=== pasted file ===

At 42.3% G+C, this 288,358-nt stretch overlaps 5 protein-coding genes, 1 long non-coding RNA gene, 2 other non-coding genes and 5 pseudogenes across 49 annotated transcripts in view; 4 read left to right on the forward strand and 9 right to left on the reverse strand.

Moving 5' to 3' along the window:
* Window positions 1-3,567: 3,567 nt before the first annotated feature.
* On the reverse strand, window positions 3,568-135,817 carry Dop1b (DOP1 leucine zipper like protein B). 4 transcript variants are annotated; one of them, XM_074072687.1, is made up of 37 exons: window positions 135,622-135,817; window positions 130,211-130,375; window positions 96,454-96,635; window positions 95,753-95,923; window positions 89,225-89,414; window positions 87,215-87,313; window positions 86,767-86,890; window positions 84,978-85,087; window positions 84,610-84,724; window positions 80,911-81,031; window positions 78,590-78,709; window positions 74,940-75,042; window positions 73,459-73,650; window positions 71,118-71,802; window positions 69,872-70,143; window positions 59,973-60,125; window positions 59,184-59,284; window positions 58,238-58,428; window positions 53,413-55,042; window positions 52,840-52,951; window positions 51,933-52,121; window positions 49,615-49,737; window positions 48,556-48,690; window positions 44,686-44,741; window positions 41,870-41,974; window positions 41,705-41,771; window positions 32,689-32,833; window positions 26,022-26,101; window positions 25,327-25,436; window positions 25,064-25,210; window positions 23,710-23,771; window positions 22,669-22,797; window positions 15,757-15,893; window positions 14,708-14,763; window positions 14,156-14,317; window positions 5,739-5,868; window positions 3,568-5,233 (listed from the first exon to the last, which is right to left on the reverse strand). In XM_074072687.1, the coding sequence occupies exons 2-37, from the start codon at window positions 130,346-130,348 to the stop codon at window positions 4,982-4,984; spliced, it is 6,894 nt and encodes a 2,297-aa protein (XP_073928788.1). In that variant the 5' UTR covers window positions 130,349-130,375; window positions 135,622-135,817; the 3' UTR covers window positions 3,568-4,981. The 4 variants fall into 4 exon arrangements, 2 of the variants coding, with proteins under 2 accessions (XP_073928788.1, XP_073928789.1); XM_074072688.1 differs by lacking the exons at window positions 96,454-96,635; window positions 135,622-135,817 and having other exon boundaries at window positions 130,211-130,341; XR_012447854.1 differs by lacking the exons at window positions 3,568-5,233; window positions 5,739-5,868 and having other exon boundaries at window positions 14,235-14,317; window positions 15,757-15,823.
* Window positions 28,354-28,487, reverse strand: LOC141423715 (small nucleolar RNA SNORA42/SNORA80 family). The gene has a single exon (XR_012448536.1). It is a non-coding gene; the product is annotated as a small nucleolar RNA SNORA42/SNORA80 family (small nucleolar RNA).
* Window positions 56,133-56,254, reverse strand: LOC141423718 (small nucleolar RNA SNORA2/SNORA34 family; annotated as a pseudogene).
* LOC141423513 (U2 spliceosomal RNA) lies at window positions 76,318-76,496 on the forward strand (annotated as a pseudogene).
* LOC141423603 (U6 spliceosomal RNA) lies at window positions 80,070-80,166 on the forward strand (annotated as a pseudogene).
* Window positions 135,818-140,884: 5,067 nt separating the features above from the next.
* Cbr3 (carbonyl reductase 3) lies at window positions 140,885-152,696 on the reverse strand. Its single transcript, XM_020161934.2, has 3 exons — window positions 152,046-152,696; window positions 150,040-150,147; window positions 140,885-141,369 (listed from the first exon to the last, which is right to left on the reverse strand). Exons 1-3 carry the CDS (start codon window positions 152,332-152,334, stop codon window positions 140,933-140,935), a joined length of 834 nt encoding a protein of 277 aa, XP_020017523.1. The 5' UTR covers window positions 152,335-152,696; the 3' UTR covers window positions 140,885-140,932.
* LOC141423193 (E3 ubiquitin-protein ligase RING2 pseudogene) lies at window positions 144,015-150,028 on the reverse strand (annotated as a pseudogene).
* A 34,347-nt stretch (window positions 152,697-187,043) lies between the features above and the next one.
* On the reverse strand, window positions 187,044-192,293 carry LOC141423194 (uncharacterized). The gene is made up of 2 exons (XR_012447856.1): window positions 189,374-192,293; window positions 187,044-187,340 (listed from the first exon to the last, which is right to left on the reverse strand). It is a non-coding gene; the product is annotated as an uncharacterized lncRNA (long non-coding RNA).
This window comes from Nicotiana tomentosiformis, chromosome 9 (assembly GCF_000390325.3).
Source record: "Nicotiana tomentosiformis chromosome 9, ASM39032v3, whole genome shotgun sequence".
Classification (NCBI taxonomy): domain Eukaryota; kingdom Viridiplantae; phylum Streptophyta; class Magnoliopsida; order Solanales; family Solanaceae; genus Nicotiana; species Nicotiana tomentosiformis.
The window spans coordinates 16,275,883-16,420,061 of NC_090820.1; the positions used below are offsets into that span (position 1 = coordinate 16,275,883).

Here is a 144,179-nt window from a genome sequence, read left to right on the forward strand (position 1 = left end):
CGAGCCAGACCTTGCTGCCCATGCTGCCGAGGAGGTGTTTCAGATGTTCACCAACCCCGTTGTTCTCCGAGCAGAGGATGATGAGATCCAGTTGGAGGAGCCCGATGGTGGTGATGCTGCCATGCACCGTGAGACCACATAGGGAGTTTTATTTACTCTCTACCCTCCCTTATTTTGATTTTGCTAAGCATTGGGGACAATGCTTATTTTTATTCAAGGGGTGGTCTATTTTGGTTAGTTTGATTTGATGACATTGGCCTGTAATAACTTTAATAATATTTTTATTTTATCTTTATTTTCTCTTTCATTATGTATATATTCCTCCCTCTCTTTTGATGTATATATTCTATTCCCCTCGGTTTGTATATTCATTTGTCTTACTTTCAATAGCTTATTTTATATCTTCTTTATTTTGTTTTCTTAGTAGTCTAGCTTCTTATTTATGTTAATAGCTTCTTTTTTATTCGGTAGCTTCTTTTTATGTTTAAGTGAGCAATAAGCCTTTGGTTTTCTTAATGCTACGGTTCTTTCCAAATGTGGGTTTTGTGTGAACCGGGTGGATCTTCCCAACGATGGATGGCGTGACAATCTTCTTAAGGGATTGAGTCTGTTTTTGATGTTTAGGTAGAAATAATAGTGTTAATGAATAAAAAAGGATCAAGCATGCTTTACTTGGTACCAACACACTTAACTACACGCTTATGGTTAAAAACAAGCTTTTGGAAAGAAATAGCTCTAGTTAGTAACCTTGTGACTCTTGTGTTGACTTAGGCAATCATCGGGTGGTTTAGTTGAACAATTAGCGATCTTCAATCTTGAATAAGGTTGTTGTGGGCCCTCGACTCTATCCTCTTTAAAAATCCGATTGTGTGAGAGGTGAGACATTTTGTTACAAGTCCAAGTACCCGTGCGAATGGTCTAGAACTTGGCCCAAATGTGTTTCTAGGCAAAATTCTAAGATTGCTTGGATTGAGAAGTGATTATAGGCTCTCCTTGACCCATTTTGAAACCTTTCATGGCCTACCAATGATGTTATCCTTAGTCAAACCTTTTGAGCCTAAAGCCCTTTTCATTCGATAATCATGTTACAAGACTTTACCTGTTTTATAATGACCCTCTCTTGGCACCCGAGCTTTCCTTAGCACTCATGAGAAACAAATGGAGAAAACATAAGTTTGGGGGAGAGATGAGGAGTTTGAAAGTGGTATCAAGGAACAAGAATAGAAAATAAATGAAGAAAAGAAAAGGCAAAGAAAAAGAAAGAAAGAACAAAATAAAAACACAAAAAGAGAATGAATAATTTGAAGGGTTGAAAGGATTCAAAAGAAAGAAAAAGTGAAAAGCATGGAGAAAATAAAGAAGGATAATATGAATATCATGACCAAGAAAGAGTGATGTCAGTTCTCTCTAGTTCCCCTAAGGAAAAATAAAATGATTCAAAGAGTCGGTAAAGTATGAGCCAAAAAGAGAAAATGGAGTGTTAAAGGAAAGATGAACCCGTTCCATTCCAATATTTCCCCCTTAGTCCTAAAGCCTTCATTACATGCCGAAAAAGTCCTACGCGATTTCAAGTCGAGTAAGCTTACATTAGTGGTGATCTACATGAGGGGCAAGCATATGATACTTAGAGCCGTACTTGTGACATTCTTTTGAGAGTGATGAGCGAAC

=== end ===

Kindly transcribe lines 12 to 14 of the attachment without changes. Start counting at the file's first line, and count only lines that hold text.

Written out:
* A 34,347-nt stretch (window positions 152,697-187,043) lies between the features above and the next one.
* On the reverse strand, window positions 187,044-192,293 carry LOC141423194 (uncharacterized). The gene is made up of 2 exons (XR_012447856.1): window positions 189,374-192,293; window positions 187,044-187,340 (listed from the first exon to the last, which is right to left on the reverse strand). It is a non-coding gene; the product is annotated as an uncharacterized lncRNA (long non-coding RNA).
This window comes from Nicotiana tomentosiformis, chromosome 9 (assembly GCF_000390325.3).